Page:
I have a strong connection to 1958’s Auntie Mame because it’s a movie that I would watch with my father every so often as a younger lad, but often enough for its lore to remain etched into my brain. Auntie Mame is a story every way in which Separate Tables is not – thematically compelling, dramatically lighthearted and fun, funny, charming, you name it. Granted and absolutely, the two films have disparate aims. Separate Tables is Grand Hotel-esque as its characters continue to lead lives apart but plot ensemble. I found every character unlikable and stereotypical, with almost no attempt to resolve any issues, whether plot-related or personal. Two movies nominated for Best Picture during the same year, two films embedded in Cold War Culture but only one is ‘watchable.’ For all its star-power, and it commanded quite the ensemble cast, Separate Tables is an unfortunate dud in an otherwise dull year.
We need to talk about storytelling rigor and what it means for a film to be ‘unwatchable.’ First, and most likely foremost, taste is subjective. Each of us has had a conspicuous life and will continue to do so, complete with our own experiences, feelings, memories and futures; these together start to compile our taste profiles and, to each of us, what’s subjectively ‘good’ and ‘bad.’ Good art accesses our taste profile and the best art does so implicitly – a small tribute to other art here or there, a historical nod, a cheeky anachronism or a running joke without actually spelling out its joke. Its themes are elastic and its structure clear, and concise (if not concise then purposefully bloated). Bad art meanders around half-baked everything and might pander to the offensive (not as a social observation) for a cheap laugh. It’s cheap and we feel cheap. We build our taste profile by compiling, either alone or among friends, the collective experiences of good and bad art.
No film exists in a vacuum and there can be no good without bad – as if we need a control of the absolute worst bit of film we can consume against which to prop up the good bits. Theory upon theory will historically compare Exhibit A as fantastic or revolutionary because Exhibit B is so trite or dull. Is it fair to then say Auntie Mame is worthy of a Best Picture nod because Separate Tables is not (even though it was)? The answer to that is unclear because second: a film is not unwatchable if people want to watch it. Clearly, Separate Tables earned a respectable size audience, earning just over $3 million domestically. Its playwright, Sir Terence Rattigan had commanded enough respect to earn himself an OBE and the attention of notable producer/actor Burt Lancaster. It earned itself seven Academy Award nominations (including Best Picture) and won two. Who watched this movie? Lots of people. Commercially, Separate Tables will remain in the annals of film lore as a respectable film with above-average acting, and will be spit in the same breath as Pulp Fiction and Z.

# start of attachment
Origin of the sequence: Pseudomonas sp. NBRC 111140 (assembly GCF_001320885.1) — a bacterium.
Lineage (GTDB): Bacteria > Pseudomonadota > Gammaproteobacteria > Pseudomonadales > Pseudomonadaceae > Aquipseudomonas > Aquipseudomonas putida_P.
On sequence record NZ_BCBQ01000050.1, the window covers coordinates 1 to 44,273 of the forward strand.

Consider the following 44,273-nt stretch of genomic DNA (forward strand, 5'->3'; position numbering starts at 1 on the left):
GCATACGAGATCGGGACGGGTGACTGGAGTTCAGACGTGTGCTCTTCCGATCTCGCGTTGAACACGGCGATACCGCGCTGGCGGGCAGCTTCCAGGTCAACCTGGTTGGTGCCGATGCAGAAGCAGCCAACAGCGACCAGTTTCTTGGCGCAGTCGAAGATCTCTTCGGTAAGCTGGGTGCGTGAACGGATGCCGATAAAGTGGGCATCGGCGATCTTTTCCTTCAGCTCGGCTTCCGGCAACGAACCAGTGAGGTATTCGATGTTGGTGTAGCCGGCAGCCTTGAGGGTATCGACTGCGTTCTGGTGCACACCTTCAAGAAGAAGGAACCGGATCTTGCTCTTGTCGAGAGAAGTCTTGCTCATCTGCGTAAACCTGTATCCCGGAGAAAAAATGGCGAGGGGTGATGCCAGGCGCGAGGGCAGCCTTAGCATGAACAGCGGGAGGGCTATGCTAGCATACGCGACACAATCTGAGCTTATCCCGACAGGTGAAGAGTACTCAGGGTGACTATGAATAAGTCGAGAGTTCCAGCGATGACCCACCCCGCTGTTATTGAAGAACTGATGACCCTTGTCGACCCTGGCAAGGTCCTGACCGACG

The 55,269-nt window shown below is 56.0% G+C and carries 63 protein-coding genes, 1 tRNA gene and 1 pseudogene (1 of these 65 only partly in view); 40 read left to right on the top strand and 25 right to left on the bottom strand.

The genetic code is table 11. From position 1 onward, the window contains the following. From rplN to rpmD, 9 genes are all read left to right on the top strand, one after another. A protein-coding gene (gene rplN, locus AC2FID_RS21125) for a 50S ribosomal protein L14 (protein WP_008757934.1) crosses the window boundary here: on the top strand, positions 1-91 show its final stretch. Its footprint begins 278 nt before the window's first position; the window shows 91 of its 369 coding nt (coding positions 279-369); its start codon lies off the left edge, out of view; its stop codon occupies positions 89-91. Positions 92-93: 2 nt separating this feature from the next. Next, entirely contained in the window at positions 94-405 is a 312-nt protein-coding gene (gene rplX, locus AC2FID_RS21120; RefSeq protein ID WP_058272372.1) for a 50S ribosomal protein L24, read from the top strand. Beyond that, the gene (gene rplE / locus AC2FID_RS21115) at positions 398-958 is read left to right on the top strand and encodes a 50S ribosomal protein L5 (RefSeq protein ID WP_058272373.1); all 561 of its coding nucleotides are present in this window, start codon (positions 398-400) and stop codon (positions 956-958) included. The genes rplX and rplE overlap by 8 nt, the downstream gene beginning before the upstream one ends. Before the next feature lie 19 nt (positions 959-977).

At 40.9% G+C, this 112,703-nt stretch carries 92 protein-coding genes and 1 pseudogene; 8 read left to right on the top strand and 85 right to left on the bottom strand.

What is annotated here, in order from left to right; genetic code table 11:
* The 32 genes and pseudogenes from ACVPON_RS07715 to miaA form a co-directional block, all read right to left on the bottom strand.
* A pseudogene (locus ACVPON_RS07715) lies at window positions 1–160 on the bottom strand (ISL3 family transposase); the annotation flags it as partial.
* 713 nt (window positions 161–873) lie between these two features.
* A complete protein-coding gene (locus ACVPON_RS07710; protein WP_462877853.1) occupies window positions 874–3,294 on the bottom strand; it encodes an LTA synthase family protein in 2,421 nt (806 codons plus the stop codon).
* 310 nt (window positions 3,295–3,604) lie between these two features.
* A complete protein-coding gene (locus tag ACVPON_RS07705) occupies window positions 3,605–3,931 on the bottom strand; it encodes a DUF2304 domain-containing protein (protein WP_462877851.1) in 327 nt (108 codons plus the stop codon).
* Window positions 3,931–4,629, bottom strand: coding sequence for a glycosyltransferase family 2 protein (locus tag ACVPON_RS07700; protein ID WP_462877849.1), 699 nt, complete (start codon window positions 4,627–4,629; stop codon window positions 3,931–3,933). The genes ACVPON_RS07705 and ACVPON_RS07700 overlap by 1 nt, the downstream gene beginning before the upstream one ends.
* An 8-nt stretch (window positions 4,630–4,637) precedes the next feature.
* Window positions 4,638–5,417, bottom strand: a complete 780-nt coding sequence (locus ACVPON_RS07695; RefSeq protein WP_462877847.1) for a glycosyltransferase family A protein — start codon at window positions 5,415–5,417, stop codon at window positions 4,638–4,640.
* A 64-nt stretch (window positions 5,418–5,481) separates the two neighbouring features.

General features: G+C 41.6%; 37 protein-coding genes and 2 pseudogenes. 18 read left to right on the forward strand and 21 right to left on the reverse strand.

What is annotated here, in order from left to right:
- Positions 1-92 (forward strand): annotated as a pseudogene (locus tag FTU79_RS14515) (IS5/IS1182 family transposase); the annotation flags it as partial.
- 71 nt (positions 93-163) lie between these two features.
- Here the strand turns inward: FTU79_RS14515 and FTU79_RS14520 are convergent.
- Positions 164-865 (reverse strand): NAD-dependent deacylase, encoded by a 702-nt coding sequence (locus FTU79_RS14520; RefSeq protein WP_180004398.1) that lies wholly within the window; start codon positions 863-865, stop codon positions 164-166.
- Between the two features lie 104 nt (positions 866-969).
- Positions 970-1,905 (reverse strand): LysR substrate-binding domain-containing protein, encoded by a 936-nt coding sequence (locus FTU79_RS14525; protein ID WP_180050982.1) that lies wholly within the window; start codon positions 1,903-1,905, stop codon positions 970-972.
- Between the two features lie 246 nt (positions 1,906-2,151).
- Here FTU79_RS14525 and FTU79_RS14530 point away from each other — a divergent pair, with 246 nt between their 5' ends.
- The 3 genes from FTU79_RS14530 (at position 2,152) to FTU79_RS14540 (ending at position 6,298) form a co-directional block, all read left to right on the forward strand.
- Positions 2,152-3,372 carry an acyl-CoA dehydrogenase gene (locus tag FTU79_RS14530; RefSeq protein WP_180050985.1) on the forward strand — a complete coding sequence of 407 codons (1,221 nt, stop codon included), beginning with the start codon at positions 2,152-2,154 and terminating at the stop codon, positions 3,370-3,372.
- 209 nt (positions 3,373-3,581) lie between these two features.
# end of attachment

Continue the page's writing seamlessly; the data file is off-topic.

But here’s third and most crucial element to what makes a film ‘unwatchable:’ the distinction between critical, commercial and creative success. Return on investment and future earnings potential will allow the studio executives (and shareholders) to pat one another on the proverbial back, and to lots of stakeholders, coincidentally those who had almost nothing to do with the creative rigor of the film, the dollar sign points to victory. Yes, money is a necessity to create some of our greatest media achievements, and yes money is a fantastic motivator, but thousands of films are made on penny budgets and tell the most compelling stories, flouting the commercial (perhaps purposefully) for the creative success. For these auteurs, just the chance to make their movie or craft their story is worth the uncertainty of a return on investment and future earnings. We millennials are lucky that the democratization of technology has opened up access to bedroom filmmaking and the YouTube generation, but we also forget that with access comes a flood of new media both good and bad – and it’s our innate right and bias to assign this judgement. Remember though, because so much exists we might lose a diamond to the rough world of the Internet, buried by the next heavily promoted piece of subjective drivel and doomed to nothingness.
One has to wonder how many films from 1958 or 2008 are literally unwatchable.
Enough manifesto, though. Separate Tables’ saving grace is the collective strength of its acting – in a vacuum similar to Grand Hotel. While each of our characters is stereotypically one-dimensional, Rita Hayworth, Deborah Kerr, Burt Lancaster, David Niven, Wendy Hiller and Gladys Cooper handle the writing deftly, adding little panache but at least creating clear narrative for a point A to point B story. Outstanding, though is David Niven in his portrayal of Major David Angus Pollack, a dehumanized sex freak operating under the guise of a gentleman. Given the mood of the 50s, as they gave way to the more liberal 60s, this kind of character in a Major Hollywood Film seems anachronistic and progressive. Niven, justly earning an Oscar, adds humanity back to the Major and creating the only internal conflict that doesn’t feel contrived. Director Delbert Mann is deft in his resolution of the conflict as well.
The year 1958 in film seems uneventful, especially sandwiched in between winners The Bridge On The River Kwai and Ben-Hur. But among The Defiant Ones, Cat On A Hot Tin Roof, Auntie Mame, Separate Tables and winner Gigi, loads of talent exists and has left its mark, both good and bad, on the medium of film. For me, Auntie Mame hold a subjective goodness and Separate Tables, a badness and together, both are still critical losers and beg the question: why?